The story is elegantly told.  But it is Frankel’s exquisite photograph of a candle flame beside it that connects the description to reality, and helps you appreciate the intricate science involved in an apparently simple process.

Another wonderful example comes in Whitesides’ discussion of wave-particle duality, which is dominated by his thoughts on math and poetry:

We’re burdened by a curious conditioning that blinds us to one of the greatest—perhaps the greatest—of art forms. We live for poetry; we live in terror of equations.

We see a poem, and we try it on for size: we read a line or two; we roll it around in our mind; we see how it fits and tastes and sounds. We may not like it, and let it drop, but we enjoy the encounter and look forward to the next. We seen an equation, and it is as if we’d glimpsed a tarantula in the baby’s crib. We panic.

Equations are the poetry that we use to describe the behavior of electrons and atoms, just as we use poems to describe ourselves…

Poetry describes humanity with a human voice; equations describe a reality beyond the reach of words. Playing a fugue, and tasting fresh summer tomatoes, and writing poetry, and falling in love all ultimately dissolve into molecules and electrons, but we cannot yet (and perhaps, ever) trace the path from one end (from molecules) to the other (us). Not with poetry, not with equations. But each guides us part way.

Of course, not all equations are things of beauty: some are porcupines, some are plumber’s helpers, and some are tarantulas.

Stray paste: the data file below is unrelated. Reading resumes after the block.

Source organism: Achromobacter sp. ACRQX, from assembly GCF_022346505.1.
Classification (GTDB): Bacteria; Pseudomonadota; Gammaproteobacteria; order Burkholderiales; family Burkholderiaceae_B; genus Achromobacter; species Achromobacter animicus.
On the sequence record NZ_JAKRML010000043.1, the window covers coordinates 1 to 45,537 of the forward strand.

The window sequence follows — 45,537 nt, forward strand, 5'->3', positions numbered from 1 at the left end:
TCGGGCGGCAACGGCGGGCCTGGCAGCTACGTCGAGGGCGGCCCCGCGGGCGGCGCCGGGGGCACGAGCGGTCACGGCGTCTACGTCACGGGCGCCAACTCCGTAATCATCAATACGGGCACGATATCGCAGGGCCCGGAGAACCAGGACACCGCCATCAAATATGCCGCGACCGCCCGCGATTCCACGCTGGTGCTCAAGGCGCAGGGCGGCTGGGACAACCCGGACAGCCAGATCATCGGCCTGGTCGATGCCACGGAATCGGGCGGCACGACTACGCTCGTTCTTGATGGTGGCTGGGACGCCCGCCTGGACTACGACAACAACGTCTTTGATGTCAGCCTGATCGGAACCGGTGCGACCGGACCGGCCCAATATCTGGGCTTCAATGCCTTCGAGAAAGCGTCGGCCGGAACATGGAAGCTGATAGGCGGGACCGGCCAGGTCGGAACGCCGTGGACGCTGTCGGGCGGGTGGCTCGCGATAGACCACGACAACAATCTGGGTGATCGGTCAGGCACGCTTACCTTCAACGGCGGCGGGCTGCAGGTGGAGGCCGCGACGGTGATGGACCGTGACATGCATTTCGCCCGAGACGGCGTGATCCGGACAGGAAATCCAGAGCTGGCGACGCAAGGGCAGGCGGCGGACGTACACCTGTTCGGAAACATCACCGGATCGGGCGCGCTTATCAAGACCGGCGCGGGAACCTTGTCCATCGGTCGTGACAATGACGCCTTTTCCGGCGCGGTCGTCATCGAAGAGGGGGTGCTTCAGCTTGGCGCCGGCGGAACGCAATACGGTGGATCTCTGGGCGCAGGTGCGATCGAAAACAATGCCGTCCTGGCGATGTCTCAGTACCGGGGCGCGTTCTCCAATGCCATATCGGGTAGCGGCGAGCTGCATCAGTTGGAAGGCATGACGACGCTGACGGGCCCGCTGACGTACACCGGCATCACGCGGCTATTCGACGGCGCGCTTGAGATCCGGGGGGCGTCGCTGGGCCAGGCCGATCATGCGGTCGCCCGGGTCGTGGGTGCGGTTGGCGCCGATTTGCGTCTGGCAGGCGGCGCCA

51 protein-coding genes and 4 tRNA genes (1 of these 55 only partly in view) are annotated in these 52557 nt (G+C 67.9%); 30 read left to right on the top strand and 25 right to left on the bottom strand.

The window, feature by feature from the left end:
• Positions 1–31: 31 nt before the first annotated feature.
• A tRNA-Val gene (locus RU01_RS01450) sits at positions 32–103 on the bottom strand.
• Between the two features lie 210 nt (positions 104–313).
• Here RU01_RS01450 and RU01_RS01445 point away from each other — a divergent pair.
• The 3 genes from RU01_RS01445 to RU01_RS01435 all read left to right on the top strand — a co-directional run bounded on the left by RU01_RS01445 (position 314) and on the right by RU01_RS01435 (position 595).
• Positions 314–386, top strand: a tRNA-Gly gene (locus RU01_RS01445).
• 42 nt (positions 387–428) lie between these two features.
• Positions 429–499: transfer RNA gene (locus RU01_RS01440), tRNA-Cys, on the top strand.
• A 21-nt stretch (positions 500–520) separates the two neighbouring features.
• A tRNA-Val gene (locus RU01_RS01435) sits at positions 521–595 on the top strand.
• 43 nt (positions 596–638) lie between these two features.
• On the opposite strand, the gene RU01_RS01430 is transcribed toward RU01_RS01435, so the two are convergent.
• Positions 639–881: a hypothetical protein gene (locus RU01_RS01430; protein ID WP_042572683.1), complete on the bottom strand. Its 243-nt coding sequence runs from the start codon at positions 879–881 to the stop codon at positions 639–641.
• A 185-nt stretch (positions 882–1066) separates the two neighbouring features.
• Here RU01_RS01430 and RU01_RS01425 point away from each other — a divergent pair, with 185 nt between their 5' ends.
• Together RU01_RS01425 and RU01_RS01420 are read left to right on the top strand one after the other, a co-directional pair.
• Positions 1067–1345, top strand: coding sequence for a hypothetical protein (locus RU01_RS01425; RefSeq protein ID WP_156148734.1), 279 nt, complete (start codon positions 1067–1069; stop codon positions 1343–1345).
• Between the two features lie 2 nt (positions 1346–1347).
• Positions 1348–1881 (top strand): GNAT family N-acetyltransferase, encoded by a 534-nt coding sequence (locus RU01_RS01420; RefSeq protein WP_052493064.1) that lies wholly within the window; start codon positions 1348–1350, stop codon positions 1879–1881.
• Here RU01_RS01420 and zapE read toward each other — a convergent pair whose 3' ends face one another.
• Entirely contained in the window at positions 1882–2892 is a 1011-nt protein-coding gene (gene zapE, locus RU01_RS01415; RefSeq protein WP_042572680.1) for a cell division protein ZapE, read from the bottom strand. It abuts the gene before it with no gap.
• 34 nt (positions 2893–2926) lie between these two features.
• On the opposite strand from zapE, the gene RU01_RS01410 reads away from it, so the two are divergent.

And the accompanying image?  A photograph of Louis de Broglie’s wave equation – hand written.

But I don’t want to leave you with the impression that the images are merely an illumination for the text.  Some of them capture perfectly the world of the nanoscale.  Others are cleverly crafted metaphors – a glass apple with a cubic shadow for instance; a metaphor for quantum objects that have attributes that seem irreconcilably at odds.

The heart of the book is sixty short essays, accompanied by images.  These are divided into seven sections, loosely covering “smallness;” strange behavior at the nanoscale; living things; why science at the nanoscale matters; dangers and challenges; and whether this is all the next big thing, or merely a storm in a teacup.  The essays are loosely linked, but each stands on its own.  Taken together, they seem at first to follow a random walk through Whitesides’ imagination – a comfortable mix of personal reflection and science on subjects that pique his curiosity.  But rather cleverly, they coalesce to provide a coherent sense of nanoscience.  And in doing so, provide what is perhaps the most honest and clear sense of nanotechnology that I have read.

The challenge here is that nanotechnology is not black and white – it’s not easy to say “this is nanotechnology; that is not.”  Other writers have tried to draw clear lines around the technology.  But in doing so, they have come perilously close to diminishing the wonder of seeing how the world works at the nanoscale, or the innovation that comes from using this knowledge.  Frankel and Whitesides on the other hand don’t draw boundaries – they are content with talking about stuff that is small, and different, and exciting, and awe inspiring.  They are happy working in gray areas that defy clear definition.  And they set out to enlighten, not instruct.

The result is a book that will delight anyone with an interest in the material world and an appreciation of poetic prose and eye-catching images.

A series of image and text from the book can be seen here.


As people seem to expect this these days, I should be clear that this is an independent review, using a copy of No Small Matter purchased from my own hard-earned cash!

Andrew Maynard is Director of the Risk Science Center at the University of Michigan School of Public Health.


Nano rocks!

I’d like to share a beautiful video of a biological nano-machine, if I may:
(the video is halfway down)